Good Advice

Tuesday, March 6, 2012

Oil pulling: New Yorkers trade Listerine for this Ayurvedic detox method

woman rinsing mouth at sink

Would you rinse your mouth out with coconut oil?

Turns out many New Yorkers are trading their Listerine for a 10-minute swish with the viscous stuff. The practice is called oil pulling and it’s a (decidedly unusual) Ayurvedic detox method.

Recently the centuries-old medicinal mouth-washing ritual has resurfaced and is getting a lot of lip service for its health-and-beauty perks.

Part of the possible allure? The cleanse doesn’t require juice delivery or even a sweat-inducing workout—just a daily rinse with coconut oil. (If you can stand it.)

WHAT IS OIL PULLING?

Scott Gerson, MD, PhD, medical director of the National Institute of Ayurvedic Medicine, describes the practice like a colonic for the oral cavity.

Swishing with a mouthful of oil “absorbs undigested and partially digested products of food and desquamated cells out of the oral cavity. These contain bacteria, a toxic substance for the body,” explains Gerson, who calls the practice by its Ayurvedic name, Gandusha.

Coconut oil

Coconut oil: You're cooking and baking with it. Why not rinse your mouth with it?

WHAT ARE ITS HEALTH-AND-BEAUTY BENEFITS?

Wellness mavens cite beauty perks from the swish-and-spit routine, like healthier gums, whiter teeth, and glowing skin.

Kat Feldhouse, 29, a writer in Brooklyn, started rinsing with coconut oil about a month ago, after bumping into a friend who was “bursting with energy and glowing skin thanks to oil pulling.” “Within three days of trying it herself, Feldhouse started to see results: “My hands, face, and scalp were way less dry. And my gums had a rosy pink color and finally stopped bleeding after flossing,” she says.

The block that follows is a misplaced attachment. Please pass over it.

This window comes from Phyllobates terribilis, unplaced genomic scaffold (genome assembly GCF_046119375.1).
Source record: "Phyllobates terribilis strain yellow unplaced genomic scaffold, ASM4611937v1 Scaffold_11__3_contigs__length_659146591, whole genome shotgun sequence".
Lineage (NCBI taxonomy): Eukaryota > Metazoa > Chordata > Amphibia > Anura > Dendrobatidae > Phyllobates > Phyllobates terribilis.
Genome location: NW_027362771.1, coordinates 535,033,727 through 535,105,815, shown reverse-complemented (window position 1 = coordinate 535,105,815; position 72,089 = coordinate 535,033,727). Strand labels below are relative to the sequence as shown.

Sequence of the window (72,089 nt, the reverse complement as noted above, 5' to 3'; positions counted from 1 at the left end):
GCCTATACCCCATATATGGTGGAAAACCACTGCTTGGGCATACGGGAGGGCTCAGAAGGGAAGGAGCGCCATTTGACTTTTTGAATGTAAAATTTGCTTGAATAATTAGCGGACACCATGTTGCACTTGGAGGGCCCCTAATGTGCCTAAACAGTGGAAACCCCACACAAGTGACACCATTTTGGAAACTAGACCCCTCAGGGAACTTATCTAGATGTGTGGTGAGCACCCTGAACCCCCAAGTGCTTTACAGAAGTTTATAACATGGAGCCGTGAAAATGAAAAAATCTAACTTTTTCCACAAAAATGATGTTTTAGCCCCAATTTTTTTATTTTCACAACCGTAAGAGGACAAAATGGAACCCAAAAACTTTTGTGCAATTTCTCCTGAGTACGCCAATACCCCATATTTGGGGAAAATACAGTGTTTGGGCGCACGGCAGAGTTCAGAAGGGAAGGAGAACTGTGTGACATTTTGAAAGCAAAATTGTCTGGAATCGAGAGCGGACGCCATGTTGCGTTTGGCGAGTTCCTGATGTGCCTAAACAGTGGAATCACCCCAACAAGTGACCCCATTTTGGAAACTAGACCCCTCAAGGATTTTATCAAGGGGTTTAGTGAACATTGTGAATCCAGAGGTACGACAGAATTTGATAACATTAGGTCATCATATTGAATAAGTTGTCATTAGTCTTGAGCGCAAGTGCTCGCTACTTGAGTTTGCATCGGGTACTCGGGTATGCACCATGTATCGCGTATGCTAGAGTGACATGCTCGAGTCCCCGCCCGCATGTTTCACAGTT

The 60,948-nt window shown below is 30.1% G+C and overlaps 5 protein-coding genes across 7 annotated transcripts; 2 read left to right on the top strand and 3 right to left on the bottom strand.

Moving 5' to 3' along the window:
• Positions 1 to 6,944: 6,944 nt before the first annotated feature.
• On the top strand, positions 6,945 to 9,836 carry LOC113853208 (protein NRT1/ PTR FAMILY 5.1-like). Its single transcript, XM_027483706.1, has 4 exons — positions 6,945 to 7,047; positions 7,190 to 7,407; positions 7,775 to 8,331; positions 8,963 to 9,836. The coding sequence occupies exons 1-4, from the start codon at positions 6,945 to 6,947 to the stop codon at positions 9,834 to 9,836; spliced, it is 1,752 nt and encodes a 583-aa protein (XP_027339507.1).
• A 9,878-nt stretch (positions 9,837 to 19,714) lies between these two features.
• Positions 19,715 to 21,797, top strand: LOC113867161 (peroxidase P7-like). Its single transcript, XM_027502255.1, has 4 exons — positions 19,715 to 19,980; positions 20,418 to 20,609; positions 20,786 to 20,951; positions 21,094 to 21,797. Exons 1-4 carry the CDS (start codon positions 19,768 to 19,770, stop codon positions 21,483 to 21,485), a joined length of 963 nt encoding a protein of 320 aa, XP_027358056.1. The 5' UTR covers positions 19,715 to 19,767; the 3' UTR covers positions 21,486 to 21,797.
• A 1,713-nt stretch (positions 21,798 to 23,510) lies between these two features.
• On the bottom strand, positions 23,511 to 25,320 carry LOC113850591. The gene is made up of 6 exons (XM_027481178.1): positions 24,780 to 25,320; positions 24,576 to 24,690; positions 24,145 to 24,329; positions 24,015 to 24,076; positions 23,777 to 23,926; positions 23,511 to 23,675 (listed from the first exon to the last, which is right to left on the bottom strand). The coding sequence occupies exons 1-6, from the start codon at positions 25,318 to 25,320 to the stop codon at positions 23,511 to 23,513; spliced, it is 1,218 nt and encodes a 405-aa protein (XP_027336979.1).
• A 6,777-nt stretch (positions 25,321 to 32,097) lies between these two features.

Yvette Rose, the creator of Joulebody Kickstart Cleanse, isn’t surprised. She’s been recommending oil pulling to clients for an extra-cleansing boost, suggesting its benefits might go beyond beautification. “Any type of bacteria or inflammation in our mouths can compromise the immune system, making it work overtime to clean up everything,” says Rose. “When our immune system isn’t able to keep up, these toxins contribute to excess fat and disease.”

DOES IT WORK?

Others swear that, in addition to cleaning up dirty mouths, oil pulling has helped their digestion, hormonal issues, migraine headaches, joint pain, and even fatigue. Studies have proven oral hygiene’s link to heart disease, say these fans, so why not other ailments?

But Dr. Gerson isn’t exactly swallowing it. While he’s seen oil pulling improve tooth decay, bad breath, bleeding gums, weak teeth, and TMJ joint disease in his practice of 30 years, “there are no scientific studies yet that support the claims beyond its positive impact on oral health,” Dr. Gerson says. (Though he’s heard countless anecdotal accounts of ailments improved by oil pulling.)

THE TAKEAWAY

It looks like oil pulling gets the same results as (chemically laced) mouthwash in the oral-care department, plus the possible perk of glowing skin. Why not try it since you’re already using it for cooking and baking? —Jennifer Kass

Pulled, pushed, or drawn to try it? Let us know in the Comments, below!

Or read the how-to article, here.

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